Abstract 283: Role of AMP-Activated Protein Kinase α1 in Atherosclerosis
AMP-activated protein kinase (AMPK) is a key regulator of cellular energy and has cardiovascular protective effects. The catalytic subunit of AMPK consists of α1 and α2 isoforms and AMPKα1 is highly expressed in vascular cells and macrophages. To investigate the potential role of AMPKα1 in atherosclerotic processes, we crossed AMPKα1 deficient (AMPKα1-/-) mice with atherogenic ApoE deficient (ApoE-/-) mice. ApoE-/-/AMPKα1-/- mice and control ApoE-/- mice were fed a Western diet for 10 weeks. Deficiency of AMPKα1caused a lessened lesion area and decreased monocyte/macrophage infiltration of the lesions without significant lipid profile changes. Further, hematopoietic deficiency of AMPKα1 by bone marrow transplantation resulted in less atherosclerotic lesions, suggesting that AMPKα1 in bone marrow-derived cells, possibly macrophages, plays an important role in atherosclerosis development. Indeed, AMPKα1 deletion dramatically increased monocyte/macrophage apoptosis and cell death. Monocyte to macrophage differentiation was also impaired in AMPKα1-/- mice. The impaired monocyte differentiation and increased macrophage death were associated with the inhibition of autophagy induced by AMPKα1 deficiency. Taken together, our results reveal a novel role of AMPKα1 in controlling differentiation and survival of monocytic cells, and progression of atherosclerosis.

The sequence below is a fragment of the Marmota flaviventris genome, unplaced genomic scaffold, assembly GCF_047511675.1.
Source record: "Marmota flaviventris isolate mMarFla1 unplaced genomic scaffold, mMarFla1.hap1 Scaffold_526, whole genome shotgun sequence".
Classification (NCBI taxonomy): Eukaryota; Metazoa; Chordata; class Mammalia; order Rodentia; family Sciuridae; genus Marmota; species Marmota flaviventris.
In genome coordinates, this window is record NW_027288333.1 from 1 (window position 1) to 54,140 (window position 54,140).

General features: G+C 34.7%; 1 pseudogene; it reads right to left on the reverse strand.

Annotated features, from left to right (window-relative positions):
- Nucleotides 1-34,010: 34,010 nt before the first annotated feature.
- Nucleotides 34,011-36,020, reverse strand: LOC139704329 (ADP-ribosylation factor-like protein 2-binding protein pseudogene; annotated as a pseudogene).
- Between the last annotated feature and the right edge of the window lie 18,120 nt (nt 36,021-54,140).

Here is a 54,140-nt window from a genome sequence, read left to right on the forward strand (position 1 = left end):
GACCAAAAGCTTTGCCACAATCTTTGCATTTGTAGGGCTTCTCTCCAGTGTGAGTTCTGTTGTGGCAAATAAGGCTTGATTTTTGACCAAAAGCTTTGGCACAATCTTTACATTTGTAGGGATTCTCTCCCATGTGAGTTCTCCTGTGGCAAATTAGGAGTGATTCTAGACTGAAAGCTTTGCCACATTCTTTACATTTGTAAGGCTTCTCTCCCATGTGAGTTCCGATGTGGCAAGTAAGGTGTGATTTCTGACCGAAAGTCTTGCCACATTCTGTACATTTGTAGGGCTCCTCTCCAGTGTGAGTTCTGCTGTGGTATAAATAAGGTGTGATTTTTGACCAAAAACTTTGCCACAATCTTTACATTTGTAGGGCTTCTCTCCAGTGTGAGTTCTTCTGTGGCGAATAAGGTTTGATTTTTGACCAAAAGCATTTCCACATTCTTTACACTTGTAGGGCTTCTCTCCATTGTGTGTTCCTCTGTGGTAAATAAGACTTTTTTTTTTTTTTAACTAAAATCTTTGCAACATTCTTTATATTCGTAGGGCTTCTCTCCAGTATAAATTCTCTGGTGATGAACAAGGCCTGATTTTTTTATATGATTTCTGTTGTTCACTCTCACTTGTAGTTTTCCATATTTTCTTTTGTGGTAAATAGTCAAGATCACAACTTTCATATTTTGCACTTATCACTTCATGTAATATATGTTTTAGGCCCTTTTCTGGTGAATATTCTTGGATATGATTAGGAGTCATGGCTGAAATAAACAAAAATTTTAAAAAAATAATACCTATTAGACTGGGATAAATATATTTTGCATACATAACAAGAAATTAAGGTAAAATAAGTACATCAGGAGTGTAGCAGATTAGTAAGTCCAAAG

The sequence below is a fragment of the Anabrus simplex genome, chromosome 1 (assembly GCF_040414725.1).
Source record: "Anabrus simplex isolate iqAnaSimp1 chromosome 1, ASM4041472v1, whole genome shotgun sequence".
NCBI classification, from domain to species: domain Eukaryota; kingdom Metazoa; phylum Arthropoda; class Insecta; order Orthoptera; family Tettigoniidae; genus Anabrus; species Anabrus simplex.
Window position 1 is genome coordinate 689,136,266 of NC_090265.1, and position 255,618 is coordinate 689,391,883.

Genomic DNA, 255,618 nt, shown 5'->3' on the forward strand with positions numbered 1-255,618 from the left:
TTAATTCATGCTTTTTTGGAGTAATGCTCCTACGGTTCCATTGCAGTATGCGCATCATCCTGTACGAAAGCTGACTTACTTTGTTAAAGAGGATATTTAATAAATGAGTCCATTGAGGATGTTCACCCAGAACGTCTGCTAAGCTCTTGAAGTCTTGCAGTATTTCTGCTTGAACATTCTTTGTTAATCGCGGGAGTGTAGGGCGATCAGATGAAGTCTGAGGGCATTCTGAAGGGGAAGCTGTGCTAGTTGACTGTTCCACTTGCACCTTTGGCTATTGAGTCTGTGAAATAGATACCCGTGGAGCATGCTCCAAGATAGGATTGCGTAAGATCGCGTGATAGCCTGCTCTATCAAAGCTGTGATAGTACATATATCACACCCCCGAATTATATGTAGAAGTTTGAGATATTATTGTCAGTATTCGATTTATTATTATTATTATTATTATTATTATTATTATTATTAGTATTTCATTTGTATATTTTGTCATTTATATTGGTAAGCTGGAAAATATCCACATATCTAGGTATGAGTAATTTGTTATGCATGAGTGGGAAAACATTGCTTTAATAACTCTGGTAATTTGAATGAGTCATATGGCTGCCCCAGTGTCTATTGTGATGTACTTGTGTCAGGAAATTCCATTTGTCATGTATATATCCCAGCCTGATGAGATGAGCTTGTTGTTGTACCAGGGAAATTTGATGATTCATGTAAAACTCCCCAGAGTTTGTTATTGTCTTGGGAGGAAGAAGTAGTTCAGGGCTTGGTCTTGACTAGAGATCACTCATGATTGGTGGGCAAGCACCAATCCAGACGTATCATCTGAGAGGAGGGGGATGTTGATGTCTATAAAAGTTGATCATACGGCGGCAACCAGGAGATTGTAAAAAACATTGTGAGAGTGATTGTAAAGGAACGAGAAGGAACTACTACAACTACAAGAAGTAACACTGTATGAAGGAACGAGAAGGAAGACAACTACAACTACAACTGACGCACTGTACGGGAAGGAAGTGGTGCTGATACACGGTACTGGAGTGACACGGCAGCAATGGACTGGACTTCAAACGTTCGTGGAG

Author Disclosures: M. Zhang: None. H. Zhu: None. Y. Ding: None. C. Moriasi: None. Z. Liu: None. M. Zou: None.
- © 2014 by American Heart Association, Inc.